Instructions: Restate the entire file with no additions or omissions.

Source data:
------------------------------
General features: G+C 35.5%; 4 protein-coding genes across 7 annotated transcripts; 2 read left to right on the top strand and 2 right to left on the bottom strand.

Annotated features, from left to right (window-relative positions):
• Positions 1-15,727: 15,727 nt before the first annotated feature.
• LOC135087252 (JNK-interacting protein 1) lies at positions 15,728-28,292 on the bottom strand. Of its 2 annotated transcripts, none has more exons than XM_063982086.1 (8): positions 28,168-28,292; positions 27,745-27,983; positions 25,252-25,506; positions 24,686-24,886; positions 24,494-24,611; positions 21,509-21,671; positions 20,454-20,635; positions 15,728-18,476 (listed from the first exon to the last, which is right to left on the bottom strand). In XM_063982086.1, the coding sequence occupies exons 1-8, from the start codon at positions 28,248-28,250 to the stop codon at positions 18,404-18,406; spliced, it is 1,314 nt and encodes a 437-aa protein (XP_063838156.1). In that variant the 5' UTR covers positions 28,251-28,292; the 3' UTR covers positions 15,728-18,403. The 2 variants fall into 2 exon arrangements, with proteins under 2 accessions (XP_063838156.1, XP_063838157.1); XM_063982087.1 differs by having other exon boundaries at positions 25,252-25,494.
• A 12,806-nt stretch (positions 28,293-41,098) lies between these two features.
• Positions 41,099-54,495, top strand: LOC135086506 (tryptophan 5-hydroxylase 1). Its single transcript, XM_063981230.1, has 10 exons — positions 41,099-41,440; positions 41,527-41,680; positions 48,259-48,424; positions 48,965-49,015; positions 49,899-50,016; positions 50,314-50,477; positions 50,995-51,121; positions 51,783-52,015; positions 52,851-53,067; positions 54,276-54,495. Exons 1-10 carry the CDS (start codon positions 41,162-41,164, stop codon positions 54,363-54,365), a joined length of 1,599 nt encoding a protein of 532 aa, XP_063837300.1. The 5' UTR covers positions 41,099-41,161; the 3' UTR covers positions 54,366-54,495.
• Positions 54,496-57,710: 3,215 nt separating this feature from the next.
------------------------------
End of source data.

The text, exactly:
General features: G+C 35.5%; 4 protein-coding genes across 7 annotated transcripts; 2 read left to right on the top strand and 2 right to left on the bottom strand.

Annotated features, from left to right (window-relative positions):
• Positions 1-15,727: 15,727 nt before the first annotated feature.
• LOC135087252 (JNK-interacting protein 1) lies at positions 15,728-28,292 on the bottom strand. Of its 2 annotated transcripts, none has more exons than XM_063982086.1 (8): positions 28,168-28,292; positions 27,745-27,983; positions 25,252-25,506; positions 24,686-24,886; positions 24,494-24,611; positions 21,509-21,671; positions 20,454-20,635; positions 15,728-18,476 (listed from the first exon to the last, which is right to left on the bottom strand). In XM_063982086.1, the coding sequence occupies exons 1-8, from the start codon at positions 28,248-28,250 to the stop codon at positions 18,404-18,406; spliced, it is 1,314 nt and encodes a 437-aa protein (XP_063838156.1). In that variant the 5' UTR covers positions 28,251-28,292; the 3' UTR covers positions 15,728-18,403. The 2 variants fall into 2 exon arrangements, with proteins under 2 accessions (XP_063838156.1, XP_063838157.1); XM_063982087.1 differs by having other exon boundaries at positions 25,252-25,494.
• A 12,806-nt stretch (positions 28,293-41,098) lies between these two features.
• Positions 41,099-54,495, top strand: LOC135086506 (tryptophan 5-hydroxylase 1). Its single transcript, XM_063981230.1, has 10 exons — positions 41,099-41,440; positions 41,527-41,680; positions 48,259-48,424; positions 48,965-49,015; positions 49,899-50,016; positions 50,314-50,477; positions 50,995-51,121; positions 51,783-52,015; positions 52,851-53,067; positions 54,276-54,495. Exons 1-10 carry the CDS (start codon positions 41,162-41,164, stop codon positions 54,363-54,365), a joined length of 1,599 nt encoding a protein of 532 aa, XP_063837300.1. The 5' UTR covers positions 41,099-41,161; the 3' UTR covers positions 54,366-54,495.
• Positions 54,496-57,710: 3,215 nt separating this feature from the next.